Alejandro Valverde denied that he had any involvement with the Operación Puerto blood doping ring when he gave evidence to the Court of Arbitration for Sport yesterday (Wednesday). Talking to the court via telephone from Australia where he is preparing for the Tour Down Under, Valverde insisted he had no direct link with Eufemiano Fuentes, the doctor at the centre of the Puerto investigation. "He was the brother of my [Kelme team] doctor, and that's all," Valverde is reported by La Gazzetta Dello Sport to have told the CAS hearing taking place in Lausanne, Switzerland.
Valverde has appealed to CAS against a two-year ban from racing on Italian territory that the Italian Olympic Committee (CONI) has imposed on him for what they insist was his involvement in Puerto. CONI's case is based around a blood bag they obtained from the Puerto investigation labeled Val.(piti), a code name allegedly based on the name of Valverde's dog. However, Valverde denied that he had ever had a dog called Piti.
That assertion was countered by Quique Iglesias, the editor of Spanish sports daily AS. Iglesias stated that AS had published a story titled 'A Day with Valverde' in which there was a picture of the rider playing with an Alsatian dog called Piti.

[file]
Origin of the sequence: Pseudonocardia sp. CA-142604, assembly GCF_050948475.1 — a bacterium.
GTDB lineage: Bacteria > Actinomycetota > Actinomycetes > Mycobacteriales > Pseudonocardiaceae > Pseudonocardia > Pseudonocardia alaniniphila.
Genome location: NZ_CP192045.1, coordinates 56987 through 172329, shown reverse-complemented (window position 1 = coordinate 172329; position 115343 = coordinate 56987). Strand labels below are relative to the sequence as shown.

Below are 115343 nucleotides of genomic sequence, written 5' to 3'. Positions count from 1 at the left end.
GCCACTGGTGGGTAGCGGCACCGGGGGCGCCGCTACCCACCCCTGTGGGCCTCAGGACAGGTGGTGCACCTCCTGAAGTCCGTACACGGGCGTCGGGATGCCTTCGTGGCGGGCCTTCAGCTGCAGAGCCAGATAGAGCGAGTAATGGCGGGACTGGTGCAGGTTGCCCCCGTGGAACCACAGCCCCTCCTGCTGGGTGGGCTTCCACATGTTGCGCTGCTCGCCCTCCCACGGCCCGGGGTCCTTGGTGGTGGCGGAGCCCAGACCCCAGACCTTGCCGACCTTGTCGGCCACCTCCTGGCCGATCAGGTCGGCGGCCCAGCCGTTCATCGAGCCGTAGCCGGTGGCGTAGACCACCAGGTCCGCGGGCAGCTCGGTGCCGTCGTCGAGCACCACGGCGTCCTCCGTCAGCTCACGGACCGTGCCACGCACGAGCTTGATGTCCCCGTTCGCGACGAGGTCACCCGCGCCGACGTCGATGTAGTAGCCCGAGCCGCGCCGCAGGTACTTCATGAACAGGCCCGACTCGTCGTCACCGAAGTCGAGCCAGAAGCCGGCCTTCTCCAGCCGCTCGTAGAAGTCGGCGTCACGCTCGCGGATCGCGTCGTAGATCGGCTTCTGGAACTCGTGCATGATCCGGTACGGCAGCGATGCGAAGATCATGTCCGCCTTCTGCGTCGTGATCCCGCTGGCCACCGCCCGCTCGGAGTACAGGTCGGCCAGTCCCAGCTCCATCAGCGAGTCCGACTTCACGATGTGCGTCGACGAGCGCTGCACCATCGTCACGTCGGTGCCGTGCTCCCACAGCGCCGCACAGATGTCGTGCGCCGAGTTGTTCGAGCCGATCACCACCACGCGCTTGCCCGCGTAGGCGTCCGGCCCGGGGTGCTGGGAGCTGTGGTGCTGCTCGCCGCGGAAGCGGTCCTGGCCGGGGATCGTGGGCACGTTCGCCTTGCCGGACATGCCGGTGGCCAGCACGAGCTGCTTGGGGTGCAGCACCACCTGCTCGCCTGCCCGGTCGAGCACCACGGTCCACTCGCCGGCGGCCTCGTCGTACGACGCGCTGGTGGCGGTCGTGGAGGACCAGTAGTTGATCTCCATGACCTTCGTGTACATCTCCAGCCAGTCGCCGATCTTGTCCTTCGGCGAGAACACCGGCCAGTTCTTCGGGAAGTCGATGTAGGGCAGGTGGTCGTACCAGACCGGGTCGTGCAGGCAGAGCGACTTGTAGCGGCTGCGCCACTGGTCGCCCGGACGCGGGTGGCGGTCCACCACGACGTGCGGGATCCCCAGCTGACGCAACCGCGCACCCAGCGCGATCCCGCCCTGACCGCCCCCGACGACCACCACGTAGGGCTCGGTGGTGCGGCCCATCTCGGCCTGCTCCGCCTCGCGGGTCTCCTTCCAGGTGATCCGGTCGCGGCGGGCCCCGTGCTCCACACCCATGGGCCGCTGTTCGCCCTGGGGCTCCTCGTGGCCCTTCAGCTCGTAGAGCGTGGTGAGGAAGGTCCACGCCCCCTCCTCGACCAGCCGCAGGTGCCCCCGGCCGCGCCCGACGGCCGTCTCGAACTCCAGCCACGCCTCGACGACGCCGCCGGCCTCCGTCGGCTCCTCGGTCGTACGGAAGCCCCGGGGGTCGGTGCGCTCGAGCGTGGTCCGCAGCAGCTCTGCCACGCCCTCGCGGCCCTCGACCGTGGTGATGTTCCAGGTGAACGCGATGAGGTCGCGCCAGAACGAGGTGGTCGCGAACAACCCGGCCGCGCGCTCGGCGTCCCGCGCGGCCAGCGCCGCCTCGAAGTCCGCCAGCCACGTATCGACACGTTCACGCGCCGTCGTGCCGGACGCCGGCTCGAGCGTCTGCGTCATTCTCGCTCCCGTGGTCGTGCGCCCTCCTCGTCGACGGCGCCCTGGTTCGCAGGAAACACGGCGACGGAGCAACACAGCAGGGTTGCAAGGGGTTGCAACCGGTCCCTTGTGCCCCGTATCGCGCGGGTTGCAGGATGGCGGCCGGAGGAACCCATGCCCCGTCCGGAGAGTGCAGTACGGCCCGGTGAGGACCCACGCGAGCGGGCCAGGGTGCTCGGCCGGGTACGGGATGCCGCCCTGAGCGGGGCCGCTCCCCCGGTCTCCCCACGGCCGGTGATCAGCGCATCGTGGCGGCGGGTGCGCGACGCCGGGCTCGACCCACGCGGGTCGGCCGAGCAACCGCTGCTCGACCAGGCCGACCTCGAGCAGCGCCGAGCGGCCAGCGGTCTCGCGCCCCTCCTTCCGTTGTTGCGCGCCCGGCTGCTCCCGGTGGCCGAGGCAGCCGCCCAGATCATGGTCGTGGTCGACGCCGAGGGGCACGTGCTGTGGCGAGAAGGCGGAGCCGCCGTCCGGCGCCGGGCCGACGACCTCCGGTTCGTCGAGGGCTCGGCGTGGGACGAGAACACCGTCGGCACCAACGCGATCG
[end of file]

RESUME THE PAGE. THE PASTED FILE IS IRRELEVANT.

Valverde's former Kelme team-mate Jesús Manzano also appeared before the CAS hearing. He affirmed that all the statements he had made when he blew the whistle on doping practices within the Kelme team in March 2006 were true. "Drugs were a way of life," he said of the Kelme team. He insisted that Valverde was one of the riders who was involved in doping at that team and that he had seen Valverde doping.
Caisse d'Epargne team managers José Miguel Echávarri and Eusebio Unzué plus long-time team rider José Luis Arrieta also appeared to affirm their belief in Valverde's honesty since he joined their team in the 2005 season.
The hearing is due to finish today (Thursday). CAS have indicated that they will announce their decision in three weeks.
Peter Cossins has written about professional cycling since 1993 and is a contributing editor to Procycling. He is the author of The Monuments: The Grit and the Glory of Cycling's Greatest One-Day Races (Bloomsbury, March 2014) and has translated Christophe Bassons' autobiography, A Clean Break (Bloomsbury, July 2014).
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